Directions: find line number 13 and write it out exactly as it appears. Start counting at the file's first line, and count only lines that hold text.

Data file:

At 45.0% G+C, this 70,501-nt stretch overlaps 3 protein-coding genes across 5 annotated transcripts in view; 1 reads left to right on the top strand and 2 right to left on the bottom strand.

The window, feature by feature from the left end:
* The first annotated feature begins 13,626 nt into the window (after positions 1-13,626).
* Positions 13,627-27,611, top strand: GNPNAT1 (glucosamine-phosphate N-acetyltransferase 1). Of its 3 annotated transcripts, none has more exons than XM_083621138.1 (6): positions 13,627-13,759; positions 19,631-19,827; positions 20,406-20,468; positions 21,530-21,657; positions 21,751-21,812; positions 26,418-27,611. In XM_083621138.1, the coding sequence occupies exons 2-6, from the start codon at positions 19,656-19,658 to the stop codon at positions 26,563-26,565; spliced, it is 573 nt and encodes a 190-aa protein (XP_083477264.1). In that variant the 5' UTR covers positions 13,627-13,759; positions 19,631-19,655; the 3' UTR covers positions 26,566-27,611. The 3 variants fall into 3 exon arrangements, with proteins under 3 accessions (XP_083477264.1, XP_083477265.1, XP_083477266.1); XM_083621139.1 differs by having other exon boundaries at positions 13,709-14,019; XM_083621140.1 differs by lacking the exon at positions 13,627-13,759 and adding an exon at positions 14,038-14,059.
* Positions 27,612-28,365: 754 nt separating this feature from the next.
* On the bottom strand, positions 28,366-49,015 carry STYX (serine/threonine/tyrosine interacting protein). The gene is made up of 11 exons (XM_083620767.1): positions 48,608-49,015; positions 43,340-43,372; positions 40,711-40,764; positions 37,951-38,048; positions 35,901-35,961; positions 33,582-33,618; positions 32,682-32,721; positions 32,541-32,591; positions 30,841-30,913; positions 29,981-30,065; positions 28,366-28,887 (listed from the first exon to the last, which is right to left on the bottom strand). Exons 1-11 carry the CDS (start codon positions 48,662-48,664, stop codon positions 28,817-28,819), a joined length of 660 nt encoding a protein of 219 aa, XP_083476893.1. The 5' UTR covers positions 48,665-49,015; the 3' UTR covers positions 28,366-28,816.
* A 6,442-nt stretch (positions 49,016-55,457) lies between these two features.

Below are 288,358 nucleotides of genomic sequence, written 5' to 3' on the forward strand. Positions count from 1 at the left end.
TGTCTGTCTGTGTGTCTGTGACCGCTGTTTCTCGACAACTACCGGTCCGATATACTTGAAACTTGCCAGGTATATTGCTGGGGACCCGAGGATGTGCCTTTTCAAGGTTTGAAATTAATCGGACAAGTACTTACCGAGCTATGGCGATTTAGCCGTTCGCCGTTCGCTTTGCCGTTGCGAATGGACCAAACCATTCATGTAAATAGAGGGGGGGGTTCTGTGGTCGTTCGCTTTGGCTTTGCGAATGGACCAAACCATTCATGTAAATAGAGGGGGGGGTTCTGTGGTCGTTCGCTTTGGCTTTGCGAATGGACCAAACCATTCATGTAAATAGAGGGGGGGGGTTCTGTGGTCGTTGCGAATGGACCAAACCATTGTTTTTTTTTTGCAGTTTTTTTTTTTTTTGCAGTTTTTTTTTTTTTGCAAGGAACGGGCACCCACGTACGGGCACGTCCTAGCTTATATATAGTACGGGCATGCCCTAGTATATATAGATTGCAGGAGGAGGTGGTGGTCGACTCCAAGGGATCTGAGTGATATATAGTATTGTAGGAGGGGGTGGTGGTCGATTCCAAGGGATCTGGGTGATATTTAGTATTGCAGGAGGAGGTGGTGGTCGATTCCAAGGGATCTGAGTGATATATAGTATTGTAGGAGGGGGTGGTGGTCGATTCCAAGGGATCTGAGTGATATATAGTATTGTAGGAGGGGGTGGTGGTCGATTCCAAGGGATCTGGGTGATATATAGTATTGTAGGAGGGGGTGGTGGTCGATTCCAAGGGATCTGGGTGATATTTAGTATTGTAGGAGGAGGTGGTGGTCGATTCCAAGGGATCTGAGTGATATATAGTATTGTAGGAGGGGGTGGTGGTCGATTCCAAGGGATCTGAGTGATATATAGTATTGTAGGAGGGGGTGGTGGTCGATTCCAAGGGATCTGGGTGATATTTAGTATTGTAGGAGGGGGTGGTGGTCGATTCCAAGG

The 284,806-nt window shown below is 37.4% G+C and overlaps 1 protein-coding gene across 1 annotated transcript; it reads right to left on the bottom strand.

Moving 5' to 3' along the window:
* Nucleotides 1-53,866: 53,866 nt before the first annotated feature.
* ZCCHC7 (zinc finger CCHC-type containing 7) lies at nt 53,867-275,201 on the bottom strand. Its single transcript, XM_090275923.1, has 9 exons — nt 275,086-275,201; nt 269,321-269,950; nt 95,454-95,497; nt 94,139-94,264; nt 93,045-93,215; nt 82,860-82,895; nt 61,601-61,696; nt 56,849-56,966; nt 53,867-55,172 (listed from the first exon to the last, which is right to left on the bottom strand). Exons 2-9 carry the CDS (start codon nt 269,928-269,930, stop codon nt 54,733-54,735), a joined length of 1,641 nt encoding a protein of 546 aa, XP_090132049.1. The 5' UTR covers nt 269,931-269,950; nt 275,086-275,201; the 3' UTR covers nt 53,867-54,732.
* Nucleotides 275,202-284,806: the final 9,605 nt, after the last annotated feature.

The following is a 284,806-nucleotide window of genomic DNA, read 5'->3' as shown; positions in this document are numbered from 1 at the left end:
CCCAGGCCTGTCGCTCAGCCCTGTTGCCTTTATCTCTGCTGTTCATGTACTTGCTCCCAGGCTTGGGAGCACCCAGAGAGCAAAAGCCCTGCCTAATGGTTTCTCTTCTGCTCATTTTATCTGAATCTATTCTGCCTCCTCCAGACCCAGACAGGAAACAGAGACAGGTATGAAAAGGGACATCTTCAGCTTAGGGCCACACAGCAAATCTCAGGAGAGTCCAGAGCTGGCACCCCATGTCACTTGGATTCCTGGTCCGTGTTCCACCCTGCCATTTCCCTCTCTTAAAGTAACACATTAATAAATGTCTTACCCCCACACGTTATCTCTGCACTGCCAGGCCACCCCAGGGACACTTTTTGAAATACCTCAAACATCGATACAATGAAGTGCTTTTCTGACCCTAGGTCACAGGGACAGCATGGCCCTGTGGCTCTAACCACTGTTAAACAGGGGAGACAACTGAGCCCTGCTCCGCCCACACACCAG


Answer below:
* ZCCHC7 (zinc finger CCHC-type containing 7) lies at nt 53,867-275,201 on the bottom strand. Its single transcript, XM_090275923.1, has 9 exons — nt 275,086-275,201; nt 269,321-269,950; nt 95,454-95,497; nt 94,139-94,264; nt 93,045-93,215; nt 82,860-82,895; nt 61,601-61,696; nt 56,849-56,966; nt 53,867-55,172 (listed from the first exon to the last, which is right to left on the bottom strand). Exons 2-9 carry the CDS (start codon nt 269,928-269,930, stop codon nt 54,733-54,735), a joined length of 1,641 nt encoding a protein of 546 aa, XP_090132049.1. The 5' UTR covers nt 269,931-269,950; nt 275,086-275,201; the 3' UTR covers nt 53,867-54,732.